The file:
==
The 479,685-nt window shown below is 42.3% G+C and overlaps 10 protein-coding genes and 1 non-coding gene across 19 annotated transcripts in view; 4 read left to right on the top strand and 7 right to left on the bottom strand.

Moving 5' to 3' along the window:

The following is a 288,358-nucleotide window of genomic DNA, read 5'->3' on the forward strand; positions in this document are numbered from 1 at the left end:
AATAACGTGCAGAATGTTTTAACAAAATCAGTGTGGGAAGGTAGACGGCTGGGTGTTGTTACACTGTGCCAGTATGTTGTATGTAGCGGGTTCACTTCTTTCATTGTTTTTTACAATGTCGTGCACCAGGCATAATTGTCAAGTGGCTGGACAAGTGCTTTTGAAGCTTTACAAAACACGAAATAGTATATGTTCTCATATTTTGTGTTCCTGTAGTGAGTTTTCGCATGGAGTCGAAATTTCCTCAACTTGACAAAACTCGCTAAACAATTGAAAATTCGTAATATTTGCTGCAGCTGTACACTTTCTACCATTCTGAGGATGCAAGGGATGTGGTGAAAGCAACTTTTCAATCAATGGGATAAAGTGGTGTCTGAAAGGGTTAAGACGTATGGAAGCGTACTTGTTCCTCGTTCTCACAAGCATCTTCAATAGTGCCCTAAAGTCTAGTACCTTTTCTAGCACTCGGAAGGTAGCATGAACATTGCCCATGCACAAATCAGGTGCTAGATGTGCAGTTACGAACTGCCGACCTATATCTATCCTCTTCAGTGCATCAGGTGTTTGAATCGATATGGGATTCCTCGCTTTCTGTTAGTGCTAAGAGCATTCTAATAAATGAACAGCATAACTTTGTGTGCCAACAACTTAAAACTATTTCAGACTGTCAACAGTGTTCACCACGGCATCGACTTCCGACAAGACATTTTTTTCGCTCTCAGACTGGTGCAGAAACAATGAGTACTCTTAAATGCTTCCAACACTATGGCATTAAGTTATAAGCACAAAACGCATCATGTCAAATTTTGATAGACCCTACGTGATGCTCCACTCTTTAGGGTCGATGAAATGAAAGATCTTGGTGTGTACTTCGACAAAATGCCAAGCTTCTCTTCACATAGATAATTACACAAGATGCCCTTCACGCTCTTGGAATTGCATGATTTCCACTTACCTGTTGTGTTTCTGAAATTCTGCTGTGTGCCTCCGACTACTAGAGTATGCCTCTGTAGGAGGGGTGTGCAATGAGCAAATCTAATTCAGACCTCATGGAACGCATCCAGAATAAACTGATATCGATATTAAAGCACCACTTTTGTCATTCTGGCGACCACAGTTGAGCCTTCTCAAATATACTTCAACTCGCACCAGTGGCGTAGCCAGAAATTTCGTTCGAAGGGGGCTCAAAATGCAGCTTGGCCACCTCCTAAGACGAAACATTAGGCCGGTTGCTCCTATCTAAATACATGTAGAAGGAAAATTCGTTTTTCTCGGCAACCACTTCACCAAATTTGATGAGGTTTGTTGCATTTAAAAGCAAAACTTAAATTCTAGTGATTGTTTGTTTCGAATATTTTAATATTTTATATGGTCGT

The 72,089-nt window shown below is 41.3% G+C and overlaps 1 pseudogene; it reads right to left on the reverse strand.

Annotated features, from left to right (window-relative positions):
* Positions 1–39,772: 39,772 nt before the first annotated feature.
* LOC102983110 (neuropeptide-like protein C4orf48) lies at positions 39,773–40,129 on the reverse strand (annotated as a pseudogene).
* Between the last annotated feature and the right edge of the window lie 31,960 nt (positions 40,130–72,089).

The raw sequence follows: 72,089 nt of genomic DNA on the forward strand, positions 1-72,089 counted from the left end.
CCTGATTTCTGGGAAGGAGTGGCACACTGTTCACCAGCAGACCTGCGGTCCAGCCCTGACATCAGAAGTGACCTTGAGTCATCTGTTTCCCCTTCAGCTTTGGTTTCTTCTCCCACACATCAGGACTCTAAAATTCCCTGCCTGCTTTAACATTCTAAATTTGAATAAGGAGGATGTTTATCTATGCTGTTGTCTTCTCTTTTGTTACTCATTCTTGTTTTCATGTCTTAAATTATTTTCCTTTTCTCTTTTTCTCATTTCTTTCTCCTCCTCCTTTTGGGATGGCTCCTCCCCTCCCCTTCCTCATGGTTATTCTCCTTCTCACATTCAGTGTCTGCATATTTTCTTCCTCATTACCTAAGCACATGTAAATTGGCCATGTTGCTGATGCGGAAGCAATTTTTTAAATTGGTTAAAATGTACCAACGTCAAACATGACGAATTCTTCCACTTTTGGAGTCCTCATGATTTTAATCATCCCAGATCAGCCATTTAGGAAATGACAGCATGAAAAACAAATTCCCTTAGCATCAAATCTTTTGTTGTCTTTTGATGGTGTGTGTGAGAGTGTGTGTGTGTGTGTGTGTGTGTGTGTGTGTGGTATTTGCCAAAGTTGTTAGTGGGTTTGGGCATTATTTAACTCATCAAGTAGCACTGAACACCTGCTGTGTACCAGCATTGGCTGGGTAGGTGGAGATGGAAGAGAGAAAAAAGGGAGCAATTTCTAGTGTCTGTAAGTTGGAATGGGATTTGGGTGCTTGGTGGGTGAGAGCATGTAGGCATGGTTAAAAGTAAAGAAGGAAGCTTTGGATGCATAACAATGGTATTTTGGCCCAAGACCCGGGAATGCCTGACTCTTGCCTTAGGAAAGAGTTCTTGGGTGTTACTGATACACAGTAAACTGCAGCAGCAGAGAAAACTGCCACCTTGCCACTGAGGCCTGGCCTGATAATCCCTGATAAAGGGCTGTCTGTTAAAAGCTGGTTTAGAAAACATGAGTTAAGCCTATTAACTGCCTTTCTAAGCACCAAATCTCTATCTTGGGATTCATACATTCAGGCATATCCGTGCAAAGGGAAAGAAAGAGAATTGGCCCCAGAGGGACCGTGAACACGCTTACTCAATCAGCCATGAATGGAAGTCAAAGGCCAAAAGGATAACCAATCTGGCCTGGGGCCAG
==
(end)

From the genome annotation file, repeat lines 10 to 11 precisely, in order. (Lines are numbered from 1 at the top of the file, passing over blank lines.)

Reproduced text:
The raw sequence follows: 72,089 nt of genomic DNA on the forward strand, positions 1-72,089 counted from the left end.
CCTGATTTCTGGGAAGGAGTGGCACACTGTTCACCAGCAGACCTGCGGTCCAGCCCTGACATCAGAAGTGACCTTGAGTCATCTGTTTCCCCTTCAGCTTTGGTTTCTTCTCCCACACATCAGGACTCTAAAATTCCCTGCCTGCTTTAACATTCTAAATTTGAATAAGGAGGATGTTTATCTATGCTGTTGTCTTCTCTTTTGTTACTCATTCTTGTTTTCATGTCTTAAATTATTTTCCTTTTCTCTTTTTCTCATTTCTTTCTCCTCCTCCTTTTGGGATGGCTCCTCCCCTCCCCTTCCTCATGGTTATTCTCCTTCTCACATTCAGTGTCTGCATATTTTCTTCCTCATTACCTAAGCACATGTAAATTGGCCATGTTGCTGATGCGGAAGCAATTTTTTAAATTGGTTAAAATGTACCAACGTCAAACATGACGAATTCTTCCACTTTTGGAGTCCTCATGATTTTAATCATCCCAGATCAGCCATTTAGGAAATGACAGCATGAAAAACAAATTCCCTTAGCATCAAATCTTTTGTTGTCTTTTGATGGTGTGTGTGAGAGTGTGTGTGTGTGTGTGTGTGTGTGTGTGTGTGGTATTTGCCAAAGTTGTTAGTGGGTTTGGGCATTATTTAACTCATCAAGTAGCACTGAACACCTGCTGTGTACCAGCATTGGCTGGGTAGGTGGAGATGGAAGAGAGAAAAAAGGGAGCAATTTCTAGTGTCTGTAAGTTGGAATGGGATTTGGGTGCTTGGTGGGTGAGAGCATGTAGGCATGGTTAAAAGTAAAGAAGGAAGCTTTGGATGCATAACAATGGTATTTTGGCCCAAGACCCGGGAATGCCTGACTCTTGCCTTAGGAAAGAGTTCTTGGGTGTTACTGATACACAGTAAACTGCAGCAGCAGAGAAAACTGCCACCTTGCCACTGAGGCCTGGCCTGATAATCCCTGATAAAGGGCTGTCTGTTAAAAGCTGGTTTAGAAAACATGAGTTAAGCCTATTAACTGCCTTTCTAAGCACCAAATCTCTATCTTGGGATTCATACATTCAGGCATATCCGTGCAAAGGGAAAGAAAGAGAATTGGCCCCAGAGGGACCGTGAACACGCTTACTCAATCAGCCATGAATGGAAGTCAAAGGCCAAAAGGATAACCAATCTGGCCTGGGGCCAG